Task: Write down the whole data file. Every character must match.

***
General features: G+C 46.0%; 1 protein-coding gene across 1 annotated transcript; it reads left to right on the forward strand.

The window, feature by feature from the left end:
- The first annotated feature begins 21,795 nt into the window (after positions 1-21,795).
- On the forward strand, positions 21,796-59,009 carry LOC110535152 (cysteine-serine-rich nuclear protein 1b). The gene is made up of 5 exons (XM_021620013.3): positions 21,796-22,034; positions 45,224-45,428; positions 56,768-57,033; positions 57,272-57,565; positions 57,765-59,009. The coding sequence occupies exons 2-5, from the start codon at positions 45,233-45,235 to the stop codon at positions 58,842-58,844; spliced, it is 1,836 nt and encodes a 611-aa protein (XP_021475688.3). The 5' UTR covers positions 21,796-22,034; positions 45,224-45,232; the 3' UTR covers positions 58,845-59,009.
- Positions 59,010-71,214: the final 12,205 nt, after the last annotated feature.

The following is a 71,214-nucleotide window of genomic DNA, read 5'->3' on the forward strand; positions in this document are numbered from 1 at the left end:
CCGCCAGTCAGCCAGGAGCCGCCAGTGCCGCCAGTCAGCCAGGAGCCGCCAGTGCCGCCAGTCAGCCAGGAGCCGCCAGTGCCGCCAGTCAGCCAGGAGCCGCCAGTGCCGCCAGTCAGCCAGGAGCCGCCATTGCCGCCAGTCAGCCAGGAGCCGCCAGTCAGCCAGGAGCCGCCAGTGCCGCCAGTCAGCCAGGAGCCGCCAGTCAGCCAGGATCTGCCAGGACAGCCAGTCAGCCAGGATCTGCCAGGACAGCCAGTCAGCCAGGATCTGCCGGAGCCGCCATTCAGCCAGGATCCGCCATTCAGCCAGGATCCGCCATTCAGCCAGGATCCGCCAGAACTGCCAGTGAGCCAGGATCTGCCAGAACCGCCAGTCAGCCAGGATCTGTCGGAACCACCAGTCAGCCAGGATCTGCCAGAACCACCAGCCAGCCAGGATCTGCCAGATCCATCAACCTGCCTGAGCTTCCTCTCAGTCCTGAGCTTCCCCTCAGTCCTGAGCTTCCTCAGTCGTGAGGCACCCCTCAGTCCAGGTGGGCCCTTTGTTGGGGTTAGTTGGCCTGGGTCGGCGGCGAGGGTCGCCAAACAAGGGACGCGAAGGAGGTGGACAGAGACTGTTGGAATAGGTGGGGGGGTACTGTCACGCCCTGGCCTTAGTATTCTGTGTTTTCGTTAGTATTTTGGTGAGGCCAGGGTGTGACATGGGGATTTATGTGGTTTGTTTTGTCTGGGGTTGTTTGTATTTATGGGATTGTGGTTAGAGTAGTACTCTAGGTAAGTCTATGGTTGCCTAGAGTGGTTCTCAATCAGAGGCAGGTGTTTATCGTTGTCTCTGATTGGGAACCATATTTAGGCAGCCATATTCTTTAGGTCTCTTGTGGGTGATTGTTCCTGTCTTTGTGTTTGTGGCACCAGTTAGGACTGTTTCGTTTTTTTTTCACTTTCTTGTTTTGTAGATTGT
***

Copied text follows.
General features: G+C 46.0%; 1 protein-coding gene across 1 annotated transcript; it reads left to right on the forward strand.

The window, feature by feature from the left end:
- The first annotated feature begins 21,795 nt into the window (after positions 1-21,795).
- On the forward strand, positions 21,796-59,009 carry LOC110535152 (cysteine-serine-rich nuclear protein 1b). The gene is made up of 5 exons (XM_021620013.3): positions 21,796-22,034; positions 45,224-45,428; positions 56,768-57,033; positions 57,272-57,565; positions 57,765-59,009. The coding sequence occupies exons 2-5, from the start codon at positions 45,233-45,235 to the stop codon at positions 58,842-58,844; spliced, it is 1,836 nt and encodes a 611-aa protein (XP_021475688.3). The 5' UTR covers positions 21,796-22,034; positions 45,224-45,232; the 3' UTR covers positions 58,845-59,009.
- Positions 59,010-71,214: the final 12,205 nt, after the last annotated feature.

The following is a 71,214-nucleotide window of genomic DNA, read 5'->3' on the forward strand; positions in this document are numbered from 1 at the left end:
CCGCCAGTCAGCCAGGAGCCGCCAGTGCCGCCAGTCAGCCAGGAGCCGCCAGTGCCGCCAGTCAGCCAGGAGCCGCCAGTGCCGCCAGTCAGCCAGGAGCCGCCAGTGCCGCCAGTCAGCCAGGAGCCGCCATTGCCGCCAGTCAGCCAGGAGCCGCCAGTCAGCCAGGAGCCGCCAGTGCCGCCAGTCAGCCAGGAGCCGCCAGTCAGCCAGGATCTGCCAGGACAGCCAGTCAGCCAGGATCTGCCAGGACAGCCAGTCAGCCAGGATCTGCCGGAGCCGCCATTCAGCCAGGATCCGCCATTCAGCCAGGATCCGCCATTCAGCCAGGATCCGCCAGAACTGCCAGTGAGCCAGGATCTGCCAGAACCGCCAGTCAGCCAGGATCTGTCGGAACCACCAGTCAGCCAGGATCTGCCAGAACCACCAGCCAGCCAGGATCTGCCAGATCCATCAACCTGCCTGAGCTTCCTCTCAGTCCTGAGCTTCCCCTCAGTCCTGAGCTTCCTCAGTCGTGAGGCACCCCTCAGTCCAGGTGGGCCCTTTGTTGGGGTTAGTTGGCCTGGGTCGGCGGCGAGGGTCGCCAAACAAGGGACGCGAAGGAGGTGGACAGAGACTGTTGGAATAGGTGGGGGGGTACTGTCACGCCCTGGCCTTAGTATTCTGTGTTTTCGTTAGTATTTTGGTGAGGCCAGGGTGTGACATGGGGATTTATGTGGTTTGTTTTGTCTGGGGTTGTTTGTATTTATGGGATTGTGGTTAGAGTAGTACTCTAGGTAAGTCTATGGTTGCCTAGAGTGGTTCTCAATCAGAGGCAGGTGTTTATCGTTGTCTCTGATTGGGAACCATATTTAGGCAGCCATATTCTTTAGGTCTCTTGTGGGTGATTGTTCCTGTCTTTGTGTTTGTGGCACCAGTTAGGACTGTTTCGTTTTTTTTTCACTTTCTTGTTTTGTAGATTGT